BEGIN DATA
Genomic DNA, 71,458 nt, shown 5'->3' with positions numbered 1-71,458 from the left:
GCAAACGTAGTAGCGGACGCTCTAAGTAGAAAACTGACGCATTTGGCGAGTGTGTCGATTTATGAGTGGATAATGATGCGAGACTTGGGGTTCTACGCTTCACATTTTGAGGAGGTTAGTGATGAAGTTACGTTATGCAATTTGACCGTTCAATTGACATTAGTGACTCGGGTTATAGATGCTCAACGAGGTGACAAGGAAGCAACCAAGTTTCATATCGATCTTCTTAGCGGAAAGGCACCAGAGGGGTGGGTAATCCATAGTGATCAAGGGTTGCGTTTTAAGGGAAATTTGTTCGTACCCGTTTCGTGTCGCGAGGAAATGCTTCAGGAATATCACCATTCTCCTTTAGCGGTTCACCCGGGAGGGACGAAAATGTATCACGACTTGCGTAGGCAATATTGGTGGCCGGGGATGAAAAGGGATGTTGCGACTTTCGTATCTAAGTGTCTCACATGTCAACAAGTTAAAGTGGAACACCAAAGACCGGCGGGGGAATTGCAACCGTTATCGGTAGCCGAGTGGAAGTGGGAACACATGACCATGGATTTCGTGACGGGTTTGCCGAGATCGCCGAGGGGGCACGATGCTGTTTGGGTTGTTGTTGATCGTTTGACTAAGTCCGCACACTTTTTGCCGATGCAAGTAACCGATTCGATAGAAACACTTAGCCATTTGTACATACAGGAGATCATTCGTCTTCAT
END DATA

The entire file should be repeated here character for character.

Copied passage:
Genomic DNA, 71,458 nt, shown 5'->3' with positions numbered 1-71,458 from the left:
GCAAACGTAGTAGCGGACGCTCTAAGTAGAAAACTGACGCATTTGGCGAGTGTGTCGATTTATGAGTGGATAATGATGCGAGACTTGGGGTTCTACGCTTCACATTTTGAGGAGGTTAGTGATGAAGTTACGTTATGCAATTTGACCGTTCAATTGACATTAGTGACTCGGGTTATAGATGCTCAACGAGGTGACAAGGAAGCAACCAAGTTTCATATCGATCTTCTTAGCGGAAAGGCACCAGAGGGGTGGGTAATCCATAGTGATCAAGGGTTGCGTTTTAAGGGAAATTTGTTCGTACCCGTTTCGTGTCGCGAGGAAATGCTTCAGGAATATCACCATTCTCCTTTAGCGGTTCACCCGGGAGGGACGAAAATGTATCACGACTTGCGTAGGCAATATTGGTGGCCGGGGATGAAAAGGGATGTTGCGACTTTCGTATCTAAGTGTCTCACATGTCAACAAGTTAAAGTGGAACACCAAAGACCGGCGGGGGAATTGCAACCGTTATCGGTAGCCGAGTGGAAGTGGGAACACATGACCATGGATTTCGTGACGGGTTTGCCGAGATCGCCGAGGGGGCACGATGCTGTTTGGGTTGTTGTTGATCGTTTGACTAAGTCCGCACACTTTTTGCCGATGCAAGTAACCGATTCGATAGAAACACTTAGCCATTTGTACATACAGGAGATCATTCGTCTTCAT